Not a thing! This is what Dr. Anthony Gierzynski (University of Vermont), author of the widely praised Saving the American Elections: A Diagnosis and Prescription for a Healthier Democracy (Cambria Press, 2011), predicts based on his research. Read Dr. Gierzynski’s commentary below:
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Malfunctioning Elections and Gridlock: Why the 2014 and 2016 Elections Won’t Solve a Thing
The extreme extent to which politicians are willing to go in the political game of chicken they are playing with the public good suggests that the gridlock gripping our political system is a more virulent form than the gridlock of the past. How has our democracy come to this? While some may wish to blame our current crop of politicians or argue that it is the media’s fault for polarizing politics so, a more complete explanation is found in the current condition of elections in the U.S.
Elections are critical to provide the one factor that can resolve political conflict—legitimacy for the policy positions politicians take—and they fail miserably at doing so in the U.S. Elections are failing to provide that legitimacy because of decades of weak and/or irrational electoral laws, bad democratic planning, twisted electoral incentives, a profit-driven media, and a culture that fails to encourage informed and skeptical citizenship.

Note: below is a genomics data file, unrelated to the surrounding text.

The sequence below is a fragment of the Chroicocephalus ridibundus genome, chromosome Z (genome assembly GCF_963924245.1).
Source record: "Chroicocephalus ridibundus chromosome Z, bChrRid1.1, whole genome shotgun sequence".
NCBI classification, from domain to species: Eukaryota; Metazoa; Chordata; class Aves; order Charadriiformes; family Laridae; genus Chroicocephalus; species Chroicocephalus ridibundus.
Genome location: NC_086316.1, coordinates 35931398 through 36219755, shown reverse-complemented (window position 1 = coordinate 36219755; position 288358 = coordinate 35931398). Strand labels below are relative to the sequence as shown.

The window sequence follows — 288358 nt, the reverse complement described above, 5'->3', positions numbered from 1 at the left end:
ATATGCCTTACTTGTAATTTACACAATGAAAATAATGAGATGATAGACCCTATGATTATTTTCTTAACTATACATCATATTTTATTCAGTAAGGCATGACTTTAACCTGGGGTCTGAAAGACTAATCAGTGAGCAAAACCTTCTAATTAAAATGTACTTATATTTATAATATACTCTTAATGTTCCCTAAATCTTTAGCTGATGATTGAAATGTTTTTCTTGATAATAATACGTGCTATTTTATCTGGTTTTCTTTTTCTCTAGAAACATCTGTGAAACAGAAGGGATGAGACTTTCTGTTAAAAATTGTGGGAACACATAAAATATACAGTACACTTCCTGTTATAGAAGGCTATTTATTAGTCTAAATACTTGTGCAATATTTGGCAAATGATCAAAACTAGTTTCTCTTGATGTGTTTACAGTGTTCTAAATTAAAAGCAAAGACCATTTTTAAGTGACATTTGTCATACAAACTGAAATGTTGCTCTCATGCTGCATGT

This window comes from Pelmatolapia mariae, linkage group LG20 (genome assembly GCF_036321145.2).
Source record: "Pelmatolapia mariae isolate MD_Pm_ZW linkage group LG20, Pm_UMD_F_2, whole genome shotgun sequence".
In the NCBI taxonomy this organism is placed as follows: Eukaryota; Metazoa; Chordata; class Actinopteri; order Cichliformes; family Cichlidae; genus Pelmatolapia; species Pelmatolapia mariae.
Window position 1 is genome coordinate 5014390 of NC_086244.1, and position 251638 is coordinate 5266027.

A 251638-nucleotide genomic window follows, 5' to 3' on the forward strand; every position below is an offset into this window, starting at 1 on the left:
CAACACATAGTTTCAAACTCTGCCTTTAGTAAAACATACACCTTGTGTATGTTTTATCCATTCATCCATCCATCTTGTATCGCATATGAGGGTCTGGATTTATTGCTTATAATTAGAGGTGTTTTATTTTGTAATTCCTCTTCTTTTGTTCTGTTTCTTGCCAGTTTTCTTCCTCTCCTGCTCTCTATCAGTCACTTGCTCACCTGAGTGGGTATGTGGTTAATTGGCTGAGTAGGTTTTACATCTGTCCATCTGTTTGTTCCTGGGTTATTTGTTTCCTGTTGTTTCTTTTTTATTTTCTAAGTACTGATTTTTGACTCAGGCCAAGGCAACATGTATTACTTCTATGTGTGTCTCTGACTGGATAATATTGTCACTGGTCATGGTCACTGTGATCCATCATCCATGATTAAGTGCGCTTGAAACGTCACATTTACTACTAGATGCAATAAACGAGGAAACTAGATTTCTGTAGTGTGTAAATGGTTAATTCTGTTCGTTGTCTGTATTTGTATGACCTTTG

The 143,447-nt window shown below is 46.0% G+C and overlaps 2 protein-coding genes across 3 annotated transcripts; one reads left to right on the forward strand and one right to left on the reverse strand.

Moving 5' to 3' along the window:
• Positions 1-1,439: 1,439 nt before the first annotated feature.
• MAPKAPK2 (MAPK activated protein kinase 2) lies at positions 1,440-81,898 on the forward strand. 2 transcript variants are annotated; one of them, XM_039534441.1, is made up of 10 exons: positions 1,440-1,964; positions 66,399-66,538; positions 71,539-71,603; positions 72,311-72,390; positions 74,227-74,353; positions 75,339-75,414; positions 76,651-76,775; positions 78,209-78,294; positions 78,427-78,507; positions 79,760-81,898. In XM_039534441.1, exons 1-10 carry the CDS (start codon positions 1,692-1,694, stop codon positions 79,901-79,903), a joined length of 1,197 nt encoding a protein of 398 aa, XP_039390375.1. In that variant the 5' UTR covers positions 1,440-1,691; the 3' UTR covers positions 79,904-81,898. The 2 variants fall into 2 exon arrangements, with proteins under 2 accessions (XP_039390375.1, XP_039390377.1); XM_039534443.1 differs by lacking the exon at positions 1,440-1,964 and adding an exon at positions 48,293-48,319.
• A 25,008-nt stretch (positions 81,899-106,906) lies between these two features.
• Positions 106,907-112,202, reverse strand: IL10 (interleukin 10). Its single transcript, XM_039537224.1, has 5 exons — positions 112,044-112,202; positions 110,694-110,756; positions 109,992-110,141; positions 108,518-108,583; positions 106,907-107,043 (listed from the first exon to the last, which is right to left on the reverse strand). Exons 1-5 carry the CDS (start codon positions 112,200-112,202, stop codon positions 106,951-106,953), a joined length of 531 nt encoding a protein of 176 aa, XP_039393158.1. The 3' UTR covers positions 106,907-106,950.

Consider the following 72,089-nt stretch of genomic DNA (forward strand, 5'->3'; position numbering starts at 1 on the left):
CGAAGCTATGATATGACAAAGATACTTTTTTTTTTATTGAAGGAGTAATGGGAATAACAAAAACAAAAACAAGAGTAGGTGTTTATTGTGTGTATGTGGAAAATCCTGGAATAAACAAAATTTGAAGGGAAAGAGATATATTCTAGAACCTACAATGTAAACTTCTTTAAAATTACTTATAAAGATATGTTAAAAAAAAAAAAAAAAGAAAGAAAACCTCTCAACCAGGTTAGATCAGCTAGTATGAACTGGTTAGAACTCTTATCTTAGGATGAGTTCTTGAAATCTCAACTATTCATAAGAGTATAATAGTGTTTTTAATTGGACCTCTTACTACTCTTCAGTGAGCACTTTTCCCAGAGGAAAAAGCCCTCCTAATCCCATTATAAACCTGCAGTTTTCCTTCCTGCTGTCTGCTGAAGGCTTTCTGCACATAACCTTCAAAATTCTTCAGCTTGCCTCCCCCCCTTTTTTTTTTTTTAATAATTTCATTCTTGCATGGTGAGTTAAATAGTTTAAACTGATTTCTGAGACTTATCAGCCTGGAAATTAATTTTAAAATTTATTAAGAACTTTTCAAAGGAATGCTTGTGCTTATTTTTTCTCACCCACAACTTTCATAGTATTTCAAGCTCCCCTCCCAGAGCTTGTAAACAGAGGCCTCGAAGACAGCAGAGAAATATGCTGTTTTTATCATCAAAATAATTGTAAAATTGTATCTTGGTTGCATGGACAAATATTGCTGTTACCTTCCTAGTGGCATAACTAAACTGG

Absent any changes (and there are none in sight) the 2014 and 2016 elections will do nothing to break the gridlock. We have seen over the past years that personalities cannot break the gridlock, nor can elections results that give majorities to one party (a majority of voters in 2012 voted for Democratic candidates for President, US Senate and US House). Additionally, the media is too busy chasing after profits, too tamed by politicians, and too discouraged by the here-we-are-now-entertain-us citizens of today to make any difference. Without major reforms, the US political system is not going to get better.
In Saving American Elections: A Diagnosis and Prescription for a Healthier Democracy I offer a big-picture assessment of US elections (the entire electoral structure from national to local) and of the problems that are making US elections malfunction—including the media, election law, the behavior of politicians, and the broader culture. Following the diagnosis, I discuss the reforms that make the most sense given what is wrong and what we as a science know about elections.
As the discipline of political science matures, we are beginning to have the opportunity to utilize our accumulated research findings to conduct more systemic analyses of our political institutions and use such system analyses to speak to the problems of politics today. That is the purpose of the analysis in Saving American Elections.
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This book is in the Politics, Institutions, and Public Policy in America book series by Scott Frisch and Sean Kelly.
Professors, if you would like to use this for your class, refer your librarian to the Cambria Press Desk Copy Plus Program that helps you get free versions for your students!
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